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Sunday, June 2, 2013

Gauguin, Paul


The Agony in the Garden Gethsemane (Christ in the Garden of Olives)
1889
oil on canvas
73 x 92 cm
Norton Museum of Art, West Palm Beach, Florida, USA

“The Agony in the Garden Gethsemane: Self-Portrait as Christ” is a painting of Christ in the Garden of Gethsemane, awaiting the imminent betrayal of his identity by Judas to the Roman soldiers. This painting is of elevated importance since it is actually the first painted image of Paul Gauguin as Christ. The painting includes a group of people who are either approaching Gauguin or receding from him. This group could either be Christ's desciples leaving him alone or the Roman garisson summoned by Judas.

Interpreting the group as the disciples abandoning Christ, it is suggested that Gauguin painted himself “not unflatteringly” as Christ in order to sustain the image of his recently acquired role as the “Messiah of painting” who carries the burden of the salvation of art. A critic interprets this painting as a symbol of the Gauguin’s desertion by his friends. In late 1889 when this painting was completed Theo Van Gogh and Edgar Degas had been claiming to dislike the artist’s latest works, a stance which deeply hurt Gauguin.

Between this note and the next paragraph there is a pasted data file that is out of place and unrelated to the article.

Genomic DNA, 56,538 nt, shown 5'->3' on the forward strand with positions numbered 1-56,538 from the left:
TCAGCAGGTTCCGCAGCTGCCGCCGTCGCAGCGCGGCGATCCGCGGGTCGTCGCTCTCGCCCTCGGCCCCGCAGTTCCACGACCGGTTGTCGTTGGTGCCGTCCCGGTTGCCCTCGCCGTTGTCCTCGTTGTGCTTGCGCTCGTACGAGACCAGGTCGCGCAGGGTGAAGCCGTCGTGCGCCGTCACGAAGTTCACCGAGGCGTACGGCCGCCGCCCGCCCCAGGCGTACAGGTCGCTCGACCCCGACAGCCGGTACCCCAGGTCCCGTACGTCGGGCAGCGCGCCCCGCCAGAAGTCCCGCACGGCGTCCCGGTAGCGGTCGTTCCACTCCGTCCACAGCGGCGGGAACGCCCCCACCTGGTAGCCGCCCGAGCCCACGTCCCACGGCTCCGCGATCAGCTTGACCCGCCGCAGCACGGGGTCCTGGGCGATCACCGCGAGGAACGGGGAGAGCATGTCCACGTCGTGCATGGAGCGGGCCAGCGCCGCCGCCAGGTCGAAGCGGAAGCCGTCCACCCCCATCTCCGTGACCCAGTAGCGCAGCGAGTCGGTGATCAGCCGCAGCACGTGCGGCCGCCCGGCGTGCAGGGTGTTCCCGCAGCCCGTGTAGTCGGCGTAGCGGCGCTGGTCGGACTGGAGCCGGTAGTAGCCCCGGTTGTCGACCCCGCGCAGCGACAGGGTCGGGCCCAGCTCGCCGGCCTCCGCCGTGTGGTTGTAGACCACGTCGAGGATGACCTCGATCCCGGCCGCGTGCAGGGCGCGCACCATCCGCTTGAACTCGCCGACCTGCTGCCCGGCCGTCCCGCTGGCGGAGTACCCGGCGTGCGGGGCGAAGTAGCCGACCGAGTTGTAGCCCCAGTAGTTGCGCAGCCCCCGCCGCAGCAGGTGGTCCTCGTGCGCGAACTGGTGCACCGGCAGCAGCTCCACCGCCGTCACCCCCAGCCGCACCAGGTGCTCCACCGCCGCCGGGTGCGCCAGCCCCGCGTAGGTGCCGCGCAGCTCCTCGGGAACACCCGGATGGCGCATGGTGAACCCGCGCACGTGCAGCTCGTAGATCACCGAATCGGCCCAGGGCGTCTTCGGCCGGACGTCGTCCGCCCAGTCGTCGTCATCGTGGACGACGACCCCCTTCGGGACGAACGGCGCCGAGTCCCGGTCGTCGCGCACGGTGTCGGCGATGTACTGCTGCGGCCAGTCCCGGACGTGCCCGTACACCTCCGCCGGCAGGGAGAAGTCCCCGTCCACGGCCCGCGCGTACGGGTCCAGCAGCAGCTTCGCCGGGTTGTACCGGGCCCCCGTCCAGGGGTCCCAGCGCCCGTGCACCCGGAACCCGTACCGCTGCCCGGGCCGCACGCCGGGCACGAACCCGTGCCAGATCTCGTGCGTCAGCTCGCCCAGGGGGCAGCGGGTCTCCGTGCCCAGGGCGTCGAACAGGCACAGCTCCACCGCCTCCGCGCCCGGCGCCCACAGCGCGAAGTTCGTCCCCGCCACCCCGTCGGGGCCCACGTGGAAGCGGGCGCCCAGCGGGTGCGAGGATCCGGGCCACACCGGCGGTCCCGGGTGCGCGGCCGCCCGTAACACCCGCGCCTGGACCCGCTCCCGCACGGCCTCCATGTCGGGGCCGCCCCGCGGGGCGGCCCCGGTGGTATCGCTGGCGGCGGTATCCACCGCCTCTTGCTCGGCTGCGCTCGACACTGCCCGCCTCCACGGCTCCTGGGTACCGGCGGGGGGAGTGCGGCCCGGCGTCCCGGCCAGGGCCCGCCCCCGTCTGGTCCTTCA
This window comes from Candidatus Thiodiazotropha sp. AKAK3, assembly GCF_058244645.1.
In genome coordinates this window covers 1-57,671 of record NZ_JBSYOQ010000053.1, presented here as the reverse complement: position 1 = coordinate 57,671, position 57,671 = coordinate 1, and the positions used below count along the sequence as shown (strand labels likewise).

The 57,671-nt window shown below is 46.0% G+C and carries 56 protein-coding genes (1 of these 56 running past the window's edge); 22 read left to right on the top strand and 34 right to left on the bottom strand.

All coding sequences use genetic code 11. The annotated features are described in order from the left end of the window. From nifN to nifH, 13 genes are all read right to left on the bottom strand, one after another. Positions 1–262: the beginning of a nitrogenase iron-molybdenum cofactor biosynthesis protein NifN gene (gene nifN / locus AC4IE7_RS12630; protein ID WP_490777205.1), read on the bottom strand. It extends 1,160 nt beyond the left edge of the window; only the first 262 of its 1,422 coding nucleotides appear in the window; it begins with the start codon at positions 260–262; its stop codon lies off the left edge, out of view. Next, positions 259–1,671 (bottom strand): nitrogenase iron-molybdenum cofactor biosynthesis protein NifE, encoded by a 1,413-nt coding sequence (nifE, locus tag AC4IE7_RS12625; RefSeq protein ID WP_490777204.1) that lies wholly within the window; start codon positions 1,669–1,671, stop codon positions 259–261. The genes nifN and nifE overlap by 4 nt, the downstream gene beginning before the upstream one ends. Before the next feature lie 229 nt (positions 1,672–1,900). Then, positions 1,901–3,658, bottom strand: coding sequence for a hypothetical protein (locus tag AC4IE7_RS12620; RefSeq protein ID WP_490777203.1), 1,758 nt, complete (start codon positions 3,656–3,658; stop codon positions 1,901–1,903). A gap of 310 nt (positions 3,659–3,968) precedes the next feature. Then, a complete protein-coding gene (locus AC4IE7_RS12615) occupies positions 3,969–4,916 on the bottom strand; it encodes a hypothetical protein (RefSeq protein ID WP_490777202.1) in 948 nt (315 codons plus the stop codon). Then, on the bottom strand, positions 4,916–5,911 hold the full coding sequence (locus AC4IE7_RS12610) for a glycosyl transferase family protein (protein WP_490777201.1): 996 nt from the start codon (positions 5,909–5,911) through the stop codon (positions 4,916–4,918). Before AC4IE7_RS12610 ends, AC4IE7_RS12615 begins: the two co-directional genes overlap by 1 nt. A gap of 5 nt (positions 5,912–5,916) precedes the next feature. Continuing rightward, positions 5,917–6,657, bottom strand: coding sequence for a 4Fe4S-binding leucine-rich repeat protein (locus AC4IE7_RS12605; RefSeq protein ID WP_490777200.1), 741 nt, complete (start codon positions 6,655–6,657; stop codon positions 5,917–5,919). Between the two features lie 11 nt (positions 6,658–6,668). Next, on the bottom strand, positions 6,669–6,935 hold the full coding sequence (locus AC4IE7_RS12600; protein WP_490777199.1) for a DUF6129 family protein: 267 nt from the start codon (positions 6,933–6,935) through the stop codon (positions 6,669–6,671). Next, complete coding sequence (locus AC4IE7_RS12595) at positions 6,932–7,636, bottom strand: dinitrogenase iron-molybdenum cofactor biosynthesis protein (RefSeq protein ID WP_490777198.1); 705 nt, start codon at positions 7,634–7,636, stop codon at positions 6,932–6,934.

Eugene Henri Paul Gauguin (1848 - 1903) was a leading French Post-Impressionist artist.
In 1870, he began a career as a stockbroker and remained in this profession for twelve years. He was a financially successful stockbroker when he began collecting works by the impressionists in the 1870s. Inspired by their example, he took up the study of painting under Camille Pissarro. In 1882, after a stock market crash and recession rendered him unemployed, Gauguin decided to abandon the business world to pursue life as a full-time artist.

In 1891 his rejection of European urban values led him to Tahiti, where he expected to find an unspoiled culture. Instead, he was confronted with a world already transformed by western missionaries and colonial rule. Gauguin had to invent the world he sought and he interwove the images and mythology of island life with those of the west and other cultures. He lived in among the natives but his health grew poorer; An ankle he had broken in Brittany did not heal properly, and he suffered from strokes. He had to depend on menial jobs (work that is beneath a person's skills) in order to support himself. In 1901 he moved to the Marquesas Islands. He died there, alone, of a stroke on May 8, 1903.

Gauguin’s art was not popular while he was alive. After his death, he was recognized for his experimental use of colors and synthesist style that was distinguishably different from Impressionism. His greatest innovation was the use of color, which he employed not for its ability to mimic nature but for its emotive qualities. He applied it in broad flat areas outlined with dark paint, which tended to flatten space and abstract form. This flattening of space and symbolic use of color would be important influences on early twentieth-century artists. Today, he is regarded as a highly influential founder of modern art. His unusual combinations of objects and people can be seen as forerunners of the surrealist (using fantastic imagery) art of the 1920s and later.
"Do not copy nature too much. Art is an abstraction. " (Gauguin)
http://www.imaginarymuseum.net/view/flipcard